While being young, broke and beautiful is all well and good, some people’s finances are more jacked than others. That’s why we’ve invited Betsy Crouch (aka Coach $izzle) to come onboard and dole out some much needed advice. She is a professional financial coach after all. If you’ve got a question you’d like answered please email her at. Maybe your question will be the next one answered.
This week it is my turn to ask the questions…
Do you know the total of your monthly expenses?
Do you know where your money is going?
Before you start to think about creating a spending plan, debt payment plan, and/or savings plan, it is critical to know where your money is currently going. It is hard to look at it sometimes, and most people are surprised to see how much they spend in certain areas.
Once people look at their spending they typically realize that their perceptions about their spending is way off.
The service my company provides is basic bookkeeping and financial coaching. We create a profit and loss report and a personal expense report for our clients, who are typically independent contractors. Blabidy blah, they use the report we create as their tax preparation for their itemized expenses. New clients are always shocked at how much they spend on some personal expense category on the report. Sometimes people are paying for things they didn’t realize they were paying for, an old bill or something they thought they cancelled, usually something under $15.00, so it slips under the radar.
Ok, so outside of spending over $165 per month for financial coaching and basic bookkeeping, or using an expensive and complex software system, what are some FREE things you can you do to track your expenses and to become aware of your spending?
1. Write down everything you spend money on for two weeks.
This recommendation comes from a fantastic book about taking the reigns of your financial life, called Your money or Your life, by Vicky Robin and Joe Dominguez. The site associated with the book is www.yourmoneyoryourlife.org, check it out. You will quickly see where your money is going and most people create some shifts in habits after doing this exercise. That $5 each day for ___ really adds up, maybe you could make it at home, or buy it in bulk?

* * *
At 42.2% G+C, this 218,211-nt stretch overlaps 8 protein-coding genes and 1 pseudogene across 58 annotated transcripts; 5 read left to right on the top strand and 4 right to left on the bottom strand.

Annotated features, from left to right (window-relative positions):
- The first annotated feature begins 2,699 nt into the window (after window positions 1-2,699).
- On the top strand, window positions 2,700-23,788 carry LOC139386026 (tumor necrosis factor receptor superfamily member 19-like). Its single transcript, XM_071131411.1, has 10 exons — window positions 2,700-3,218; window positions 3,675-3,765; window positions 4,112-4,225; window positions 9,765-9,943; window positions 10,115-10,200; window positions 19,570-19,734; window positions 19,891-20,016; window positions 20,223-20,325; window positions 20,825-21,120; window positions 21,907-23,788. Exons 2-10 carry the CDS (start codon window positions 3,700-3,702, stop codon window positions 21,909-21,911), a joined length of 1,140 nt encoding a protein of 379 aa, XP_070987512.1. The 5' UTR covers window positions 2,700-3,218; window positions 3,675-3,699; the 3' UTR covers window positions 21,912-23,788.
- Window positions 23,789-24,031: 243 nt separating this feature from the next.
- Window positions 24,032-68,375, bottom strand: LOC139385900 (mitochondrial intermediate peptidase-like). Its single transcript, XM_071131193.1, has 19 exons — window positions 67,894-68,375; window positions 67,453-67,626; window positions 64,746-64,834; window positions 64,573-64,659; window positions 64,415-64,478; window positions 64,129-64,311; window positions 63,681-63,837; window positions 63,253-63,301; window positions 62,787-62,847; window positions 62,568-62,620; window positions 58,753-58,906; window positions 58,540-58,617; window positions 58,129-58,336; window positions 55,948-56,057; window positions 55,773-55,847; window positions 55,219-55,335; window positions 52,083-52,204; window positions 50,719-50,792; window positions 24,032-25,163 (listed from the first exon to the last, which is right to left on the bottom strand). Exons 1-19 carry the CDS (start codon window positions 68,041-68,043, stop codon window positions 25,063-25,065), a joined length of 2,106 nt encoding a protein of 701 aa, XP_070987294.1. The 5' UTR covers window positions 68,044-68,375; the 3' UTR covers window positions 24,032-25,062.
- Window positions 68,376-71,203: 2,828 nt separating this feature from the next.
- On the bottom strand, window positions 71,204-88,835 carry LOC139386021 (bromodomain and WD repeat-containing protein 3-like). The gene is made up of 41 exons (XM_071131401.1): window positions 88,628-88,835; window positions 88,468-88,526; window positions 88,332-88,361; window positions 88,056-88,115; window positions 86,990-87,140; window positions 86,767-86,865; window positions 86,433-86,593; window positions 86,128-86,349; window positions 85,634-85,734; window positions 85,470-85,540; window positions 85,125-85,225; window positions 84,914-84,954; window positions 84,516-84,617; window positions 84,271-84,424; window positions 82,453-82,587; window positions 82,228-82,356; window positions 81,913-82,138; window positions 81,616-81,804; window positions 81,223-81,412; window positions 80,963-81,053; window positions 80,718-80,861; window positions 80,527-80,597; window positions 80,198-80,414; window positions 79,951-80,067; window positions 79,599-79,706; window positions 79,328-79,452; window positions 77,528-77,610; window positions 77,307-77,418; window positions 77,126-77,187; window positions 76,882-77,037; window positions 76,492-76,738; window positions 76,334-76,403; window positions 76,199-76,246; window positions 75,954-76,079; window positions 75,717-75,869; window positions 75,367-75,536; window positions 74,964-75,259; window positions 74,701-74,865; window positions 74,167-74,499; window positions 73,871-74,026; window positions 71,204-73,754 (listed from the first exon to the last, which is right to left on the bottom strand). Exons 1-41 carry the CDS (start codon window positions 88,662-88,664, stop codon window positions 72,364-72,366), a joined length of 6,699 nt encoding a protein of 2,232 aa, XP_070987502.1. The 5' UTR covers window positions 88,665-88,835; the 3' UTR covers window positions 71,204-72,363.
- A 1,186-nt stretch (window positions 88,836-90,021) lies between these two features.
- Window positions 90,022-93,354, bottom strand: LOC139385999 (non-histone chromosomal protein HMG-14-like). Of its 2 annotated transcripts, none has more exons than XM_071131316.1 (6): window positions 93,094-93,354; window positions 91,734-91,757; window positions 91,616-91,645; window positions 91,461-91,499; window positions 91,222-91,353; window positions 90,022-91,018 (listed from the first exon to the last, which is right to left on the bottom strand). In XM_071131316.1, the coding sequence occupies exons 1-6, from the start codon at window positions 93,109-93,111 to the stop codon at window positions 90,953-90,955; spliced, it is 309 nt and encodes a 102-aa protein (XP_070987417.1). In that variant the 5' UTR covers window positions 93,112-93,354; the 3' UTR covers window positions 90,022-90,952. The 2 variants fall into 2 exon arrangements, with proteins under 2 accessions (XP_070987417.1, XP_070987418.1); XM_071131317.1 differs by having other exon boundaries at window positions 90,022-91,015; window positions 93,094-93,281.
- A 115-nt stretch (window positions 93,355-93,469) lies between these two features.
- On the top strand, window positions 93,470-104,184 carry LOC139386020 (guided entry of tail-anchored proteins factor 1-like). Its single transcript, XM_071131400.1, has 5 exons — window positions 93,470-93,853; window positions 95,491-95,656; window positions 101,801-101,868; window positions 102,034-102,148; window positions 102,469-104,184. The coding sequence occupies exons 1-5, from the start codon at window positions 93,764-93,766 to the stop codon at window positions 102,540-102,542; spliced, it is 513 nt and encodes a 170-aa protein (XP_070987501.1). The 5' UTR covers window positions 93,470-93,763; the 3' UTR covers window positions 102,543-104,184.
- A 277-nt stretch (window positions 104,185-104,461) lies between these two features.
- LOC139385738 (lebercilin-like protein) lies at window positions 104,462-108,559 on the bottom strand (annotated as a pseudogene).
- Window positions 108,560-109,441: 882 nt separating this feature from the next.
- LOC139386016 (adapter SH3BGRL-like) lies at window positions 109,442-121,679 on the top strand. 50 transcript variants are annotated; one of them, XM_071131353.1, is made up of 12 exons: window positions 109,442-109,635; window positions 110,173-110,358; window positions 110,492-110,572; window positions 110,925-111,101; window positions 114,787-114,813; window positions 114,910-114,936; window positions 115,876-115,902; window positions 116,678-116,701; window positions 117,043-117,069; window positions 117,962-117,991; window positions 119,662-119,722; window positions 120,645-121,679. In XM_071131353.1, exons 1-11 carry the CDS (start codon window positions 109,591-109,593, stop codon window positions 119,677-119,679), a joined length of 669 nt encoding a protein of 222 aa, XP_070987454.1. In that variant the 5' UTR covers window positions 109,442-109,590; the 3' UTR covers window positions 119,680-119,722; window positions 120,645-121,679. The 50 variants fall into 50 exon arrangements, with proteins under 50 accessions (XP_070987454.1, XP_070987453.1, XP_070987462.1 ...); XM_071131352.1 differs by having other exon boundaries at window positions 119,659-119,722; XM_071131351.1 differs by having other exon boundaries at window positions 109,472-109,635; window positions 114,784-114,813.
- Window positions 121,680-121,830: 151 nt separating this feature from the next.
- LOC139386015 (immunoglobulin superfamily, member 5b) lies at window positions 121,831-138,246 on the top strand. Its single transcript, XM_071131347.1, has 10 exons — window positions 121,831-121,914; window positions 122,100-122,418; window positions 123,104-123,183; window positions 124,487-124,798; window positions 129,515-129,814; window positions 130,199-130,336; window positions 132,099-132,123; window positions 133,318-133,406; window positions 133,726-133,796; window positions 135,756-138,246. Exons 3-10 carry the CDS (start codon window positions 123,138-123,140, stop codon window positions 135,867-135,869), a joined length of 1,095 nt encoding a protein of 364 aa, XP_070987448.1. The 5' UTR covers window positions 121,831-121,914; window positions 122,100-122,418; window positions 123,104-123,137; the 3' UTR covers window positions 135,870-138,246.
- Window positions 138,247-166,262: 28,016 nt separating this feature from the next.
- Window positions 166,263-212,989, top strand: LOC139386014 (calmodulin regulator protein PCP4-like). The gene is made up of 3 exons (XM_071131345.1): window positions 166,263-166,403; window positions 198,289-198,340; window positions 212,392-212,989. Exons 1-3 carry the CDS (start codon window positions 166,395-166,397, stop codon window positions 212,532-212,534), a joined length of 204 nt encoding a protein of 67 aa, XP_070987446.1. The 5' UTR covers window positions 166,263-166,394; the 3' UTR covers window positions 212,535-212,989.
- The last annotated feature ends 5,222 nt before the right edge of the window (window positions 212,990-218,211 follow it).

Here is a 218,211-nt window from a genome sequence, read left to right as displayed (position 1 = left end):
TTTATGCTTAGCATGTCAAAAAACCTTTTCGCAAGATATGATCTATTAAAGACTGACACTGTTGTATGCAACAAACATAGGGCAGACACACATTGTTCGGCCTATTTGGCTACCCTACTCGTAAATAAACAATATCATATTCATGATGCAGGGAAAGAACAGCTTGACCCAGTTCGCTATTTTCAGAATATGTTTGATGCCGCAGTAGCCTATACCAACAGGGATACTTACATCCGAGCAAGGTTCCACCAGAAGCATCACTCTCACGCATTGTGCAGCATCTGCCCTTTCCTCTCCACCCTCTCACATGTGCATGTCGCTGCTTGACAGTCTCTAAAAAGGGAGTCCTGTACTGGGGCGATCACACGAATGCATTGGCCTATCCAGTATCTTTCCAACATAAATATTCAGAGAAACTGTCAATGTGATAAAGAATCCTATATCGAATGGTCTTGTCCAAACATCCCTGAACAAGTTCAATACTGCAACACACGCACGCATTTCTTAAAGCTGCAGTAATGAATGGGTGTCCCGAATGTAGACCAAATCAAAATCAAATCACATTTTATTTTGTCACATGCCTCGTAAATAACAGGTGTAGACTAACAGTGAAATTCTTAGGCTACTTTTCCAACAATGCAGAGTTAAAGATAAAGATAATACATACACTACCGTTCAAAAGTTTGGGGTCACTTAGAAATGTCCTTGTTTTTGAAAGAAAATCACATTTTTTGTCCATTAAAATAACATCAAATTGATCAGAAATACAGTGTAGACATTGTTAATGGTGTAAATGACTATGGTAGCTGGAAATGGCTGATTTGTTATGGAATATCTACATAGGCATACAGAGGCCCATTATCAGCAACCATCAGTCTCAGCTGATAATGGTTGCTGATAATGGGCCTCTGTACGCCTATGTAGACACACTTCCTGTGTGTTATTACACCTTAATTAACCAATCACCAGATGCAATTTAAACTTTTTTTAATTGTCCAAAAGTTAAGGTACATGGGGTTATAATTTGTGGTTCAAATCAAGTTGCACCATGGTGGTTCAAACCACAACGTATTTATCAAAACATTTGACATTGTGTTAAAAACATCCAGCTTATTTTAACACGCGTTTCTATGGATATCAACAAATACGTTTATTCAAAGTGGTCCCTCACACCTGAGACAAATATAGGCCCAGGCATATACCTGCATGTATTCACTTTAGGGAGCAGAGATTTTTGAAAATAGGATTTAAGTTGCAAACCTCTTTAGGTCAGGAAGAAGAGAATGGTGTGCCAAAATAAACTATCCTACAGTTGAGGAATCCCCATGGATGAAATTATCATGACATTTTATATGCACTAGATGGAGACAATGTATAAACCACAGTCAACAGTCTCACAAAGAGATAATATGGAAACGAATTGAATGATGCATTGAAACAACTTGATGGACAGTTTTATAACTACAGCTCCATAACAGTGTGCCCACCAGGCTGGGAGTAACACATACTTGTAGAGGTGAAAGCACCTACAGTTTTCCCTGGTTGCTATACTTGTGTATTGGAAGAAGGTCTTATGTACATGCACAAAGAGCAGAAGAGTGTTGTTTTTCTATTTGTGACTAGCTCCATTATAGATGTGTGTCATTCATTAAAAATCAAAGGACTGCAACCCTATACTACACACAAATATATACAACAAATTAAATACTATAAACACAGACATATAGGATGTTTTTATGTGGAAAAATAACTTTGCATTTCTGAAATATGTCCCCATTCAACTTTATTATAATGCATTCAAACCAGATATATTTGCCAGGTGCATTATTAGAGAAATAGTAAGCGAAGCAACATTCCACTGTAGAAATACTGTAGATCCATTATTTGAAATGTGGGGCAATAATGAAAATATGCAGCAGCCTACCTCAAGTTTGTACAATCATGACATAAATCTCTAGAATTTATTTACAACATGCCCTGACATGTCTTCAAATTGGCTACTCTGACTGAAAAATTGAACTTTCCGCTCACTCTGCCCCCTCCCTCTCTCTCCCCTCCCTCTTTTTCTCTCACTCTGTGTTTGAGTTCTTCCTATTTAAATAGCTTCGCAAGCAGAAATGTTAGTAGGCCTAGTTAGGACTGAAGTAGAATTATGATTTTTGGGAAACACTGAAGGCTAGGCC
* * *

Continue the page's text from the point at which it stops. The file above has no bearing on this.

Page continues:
2. Use www.mint.com.
Mint.com is a web-based FREE personal finance software tool. It is FREE, and is a great introduction to tracking your personal expenses. To use mint.com you set up an account and you enter all the online banking information for all of your credit cards and bank accounts, this allows mint.com to pull your latest transactions from your online banking, and start to put together a picture of what your spending is like. You then go in and select the category each expense should be listed under. You can click a box that lets the system know that every time you write a check to Bartholomew Jones that it is for your Personal Rent, etc. You can then start to check in and see how much you are spending where.
Is it safe? Yes it is safe and secure, read this section on safety from their site.
Other reasons mint.com is awesome: easy budgeting, sweet graphs, suggestions on how to save money (through paid advertising from companies who want to vie for your business, this section is not overbearing), mobile access, iphone app, and last but not least you can set up text alerts to let you know if your account balance in your checking account is low, or if you are over your self imposed spending limit in a certain category.
Finally, you can compare your spending in a specific category like dining to the average person in your city and other cities. You may find that you are being really smart and frugal compared to the other people in your city. If so, give yourself a pat on the back. If you find you are spending a slap ton more than others in your city, you need to get Stuart’s book and work on increasing the awesomeness factor and lower the expense for it.
See where your money is going, and ask yourself, does my spending and saving align with my priorities? Do you know what your priorities are? Check back next week for tips on how to gain clarity about your personal financial priorities!
Comments / Questions?